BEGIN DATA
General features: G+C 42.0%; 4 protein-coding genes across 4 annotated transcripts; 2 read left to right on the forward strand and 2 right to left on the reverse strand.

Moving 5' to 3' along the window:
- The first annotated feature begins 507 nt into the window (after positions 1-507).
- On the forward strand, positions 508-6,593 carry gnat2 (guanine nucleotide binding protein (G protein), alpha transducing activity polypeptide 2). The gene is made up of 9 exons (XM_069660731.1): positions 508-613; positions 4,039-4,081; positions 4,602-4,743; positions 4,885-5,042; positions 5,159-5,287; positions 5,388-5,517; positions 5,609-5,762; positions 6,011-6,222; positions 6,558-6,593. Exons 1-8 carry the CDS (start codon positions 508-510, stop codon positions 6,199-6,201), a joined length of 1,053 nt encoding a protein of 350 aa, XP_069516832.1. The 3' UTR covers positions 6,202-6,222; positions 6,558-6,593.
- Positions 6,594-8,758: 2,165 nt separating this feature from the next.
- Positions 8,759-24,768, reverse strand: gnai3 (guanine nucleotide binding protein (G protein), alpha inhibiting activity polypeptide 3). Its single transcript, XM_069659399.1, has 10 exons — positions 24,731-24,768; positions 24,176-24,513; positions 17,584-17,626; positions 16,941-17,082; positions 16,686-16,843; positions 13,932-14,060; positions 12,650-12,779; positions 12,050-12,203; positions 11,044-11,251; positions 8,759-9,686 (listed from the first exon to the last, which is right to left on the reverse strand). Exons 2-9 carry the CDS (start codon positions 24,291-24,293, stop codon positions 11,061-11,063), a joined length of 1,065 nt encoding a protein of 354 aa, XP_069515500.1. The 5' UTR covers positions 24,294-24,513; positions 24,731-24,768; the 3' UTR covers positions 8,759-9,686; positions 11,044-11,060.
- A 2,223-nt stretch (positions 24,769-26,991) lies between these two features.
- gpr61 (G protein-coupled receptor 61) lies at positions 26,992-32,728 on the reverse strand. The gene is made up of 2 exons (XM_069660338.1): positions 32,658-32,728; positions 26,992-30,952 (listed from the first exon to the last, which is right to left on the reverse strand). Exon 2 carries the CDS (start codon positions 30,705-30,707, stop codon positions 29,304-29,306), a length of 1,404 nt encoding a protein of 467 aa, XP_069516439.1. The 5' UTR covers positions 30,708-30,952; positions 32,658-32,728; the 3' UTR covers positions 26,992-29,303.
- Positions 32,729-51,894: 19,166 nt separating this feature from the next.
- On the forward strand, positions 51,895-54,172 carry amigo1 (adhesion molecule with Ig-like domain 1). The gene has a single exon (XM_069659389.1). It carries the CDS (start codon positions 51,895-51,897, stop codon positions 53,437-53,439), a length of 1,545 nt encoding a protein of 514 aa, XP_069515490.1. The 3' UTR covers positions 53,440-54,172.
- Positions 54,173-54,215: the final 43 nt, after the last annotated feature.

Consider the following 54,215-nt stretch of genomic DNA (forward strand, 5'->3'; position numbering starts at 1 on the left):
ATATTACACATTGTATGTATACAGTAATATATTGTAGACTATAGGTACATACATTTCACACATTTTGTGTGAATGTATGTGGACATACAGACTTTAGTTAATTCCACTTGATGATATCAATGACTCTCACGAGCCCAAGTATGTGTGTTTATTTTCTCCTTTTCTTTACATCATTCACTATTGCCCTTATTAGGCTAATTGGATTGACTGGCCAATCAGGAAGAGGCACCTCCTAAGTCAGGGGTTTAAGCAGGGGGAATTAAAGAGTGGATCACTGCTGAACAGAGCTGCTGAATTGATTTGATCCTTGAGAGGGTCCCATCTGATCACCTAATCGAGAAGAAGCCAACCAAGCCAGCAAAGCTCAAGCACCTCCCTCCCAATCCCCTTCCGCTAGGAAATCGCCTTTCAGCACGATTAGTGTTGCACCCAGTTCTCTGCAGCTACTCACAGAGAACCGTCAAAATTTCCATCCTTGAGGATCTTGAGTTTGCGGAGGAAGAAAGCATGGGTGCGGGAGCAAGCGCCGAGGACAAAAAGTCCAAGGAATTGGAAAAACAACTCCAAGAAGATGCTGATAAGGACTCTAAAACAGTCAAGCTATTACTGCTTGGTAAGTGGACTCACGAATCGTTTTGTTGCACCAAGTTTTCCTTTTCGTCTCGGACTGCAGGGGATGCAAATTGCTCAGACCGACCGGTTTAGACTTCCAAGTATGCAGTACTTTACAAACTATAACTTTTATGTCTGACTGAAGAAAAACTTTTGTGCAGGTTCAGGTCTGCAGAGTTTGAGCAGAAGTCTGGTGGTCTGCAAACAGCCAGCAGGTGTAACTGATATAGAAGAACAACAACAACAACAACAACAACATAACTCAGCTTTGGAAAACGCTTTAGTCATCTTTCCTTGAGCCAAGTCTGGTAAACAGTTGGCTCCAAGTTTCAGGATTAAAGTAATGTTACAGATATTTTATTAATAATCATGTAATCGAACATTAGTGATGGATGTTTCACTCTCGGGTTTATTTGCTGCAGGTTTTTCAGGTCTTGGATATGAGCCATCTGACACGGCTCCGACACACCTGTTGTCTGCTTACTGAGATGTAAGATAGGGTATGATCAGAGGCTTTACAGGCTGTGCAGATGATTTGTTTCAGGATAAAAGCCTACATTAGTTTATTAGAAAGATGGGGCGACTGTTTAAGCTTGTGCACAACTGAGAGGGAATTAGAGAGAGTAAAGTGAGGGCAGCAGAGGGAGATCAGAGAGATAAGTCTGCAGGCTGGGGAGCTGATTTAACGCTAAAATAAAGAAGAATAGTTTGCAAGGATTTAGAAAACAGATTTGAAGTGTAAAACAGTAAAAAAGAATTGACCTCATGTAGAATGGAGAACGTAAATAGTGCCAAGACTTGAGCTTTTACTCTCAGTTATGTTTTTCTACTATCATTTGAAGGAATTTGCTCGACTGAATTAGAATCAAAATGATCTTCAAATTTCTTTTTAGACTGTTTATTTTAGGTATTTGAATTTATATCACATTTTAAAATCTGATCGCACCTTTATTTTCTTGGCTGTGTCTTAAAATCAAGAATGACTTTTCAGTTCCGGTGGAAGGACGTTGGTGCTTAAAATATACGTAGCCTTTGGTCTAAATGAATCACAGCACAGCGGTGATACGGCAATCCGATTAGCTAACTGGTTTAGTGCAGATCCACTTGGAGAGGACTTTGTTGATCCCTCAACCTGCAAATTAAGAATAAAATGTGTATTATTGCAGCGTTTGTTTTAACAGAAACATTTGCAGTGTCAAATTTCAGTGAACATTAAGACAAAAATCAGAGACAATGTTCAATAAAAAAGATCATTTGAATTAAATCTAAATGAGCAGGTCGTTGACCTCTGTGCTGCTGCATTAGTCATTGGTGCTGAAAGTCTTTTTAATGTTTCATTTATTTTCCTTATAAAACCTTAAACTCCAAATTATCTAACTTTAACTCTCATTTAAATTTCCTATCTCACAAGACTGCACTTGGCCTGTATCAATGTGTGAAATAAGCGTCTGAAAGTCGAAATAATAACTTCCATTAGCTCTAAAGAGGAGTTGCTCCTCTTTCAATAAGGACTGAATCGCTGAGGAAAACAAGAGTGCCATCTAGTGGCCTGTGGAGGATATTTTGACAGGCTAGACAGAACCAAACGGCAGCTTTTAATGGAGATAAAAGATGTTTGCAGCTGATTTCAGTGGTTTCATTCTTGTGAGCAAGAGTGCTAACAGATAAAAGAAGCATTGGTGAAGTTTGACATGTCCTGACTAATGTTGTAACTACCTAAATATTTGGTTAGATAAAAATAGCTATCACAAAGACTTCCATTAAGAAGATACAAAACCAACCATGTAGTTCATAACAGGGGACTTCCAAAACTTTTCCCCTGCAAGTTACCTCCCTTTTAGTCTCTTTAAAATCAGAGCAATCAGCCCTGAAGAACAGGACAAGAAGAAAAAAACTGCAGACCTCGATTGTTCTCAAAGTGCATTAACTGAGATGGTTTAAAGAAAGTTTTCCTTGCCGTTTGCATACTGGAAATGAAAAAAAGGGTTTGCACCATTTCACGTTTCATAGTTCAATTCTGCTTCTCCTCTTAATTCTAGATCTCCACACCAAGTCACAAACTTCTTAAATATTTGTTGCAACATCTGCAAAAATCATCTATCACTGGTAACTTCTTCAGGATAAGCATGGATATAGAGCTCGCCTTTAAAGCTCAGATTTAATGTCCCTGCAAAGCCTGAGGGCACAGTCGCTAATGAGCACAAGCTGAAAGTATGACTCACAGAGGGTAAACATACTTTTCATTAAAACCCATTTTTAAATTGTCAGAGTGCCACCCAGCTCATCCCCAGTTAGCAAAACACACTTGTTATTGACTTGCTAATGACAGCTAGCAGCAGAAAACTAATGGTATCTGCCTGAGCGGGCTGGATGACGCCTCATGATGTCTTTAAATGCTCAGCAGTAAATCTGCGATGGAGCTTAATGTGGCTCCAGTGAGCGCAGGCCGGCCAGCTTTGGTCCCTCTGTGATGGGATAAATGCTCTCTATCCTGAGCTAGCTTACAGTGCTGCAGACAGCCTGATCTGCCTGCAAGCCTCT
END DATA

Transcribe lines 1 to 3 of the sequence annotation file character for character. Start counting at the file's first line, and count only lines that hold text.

General features: G+C 42.0%; 4 protein-coding genes across 4 annotated transcripts; 2 read left to right on the forward strand and 2 right to left on the reverse strand.

Moving 5' to 3' along the window:
- The first annotated feature begins 507 nt into the window (after positions 1-507).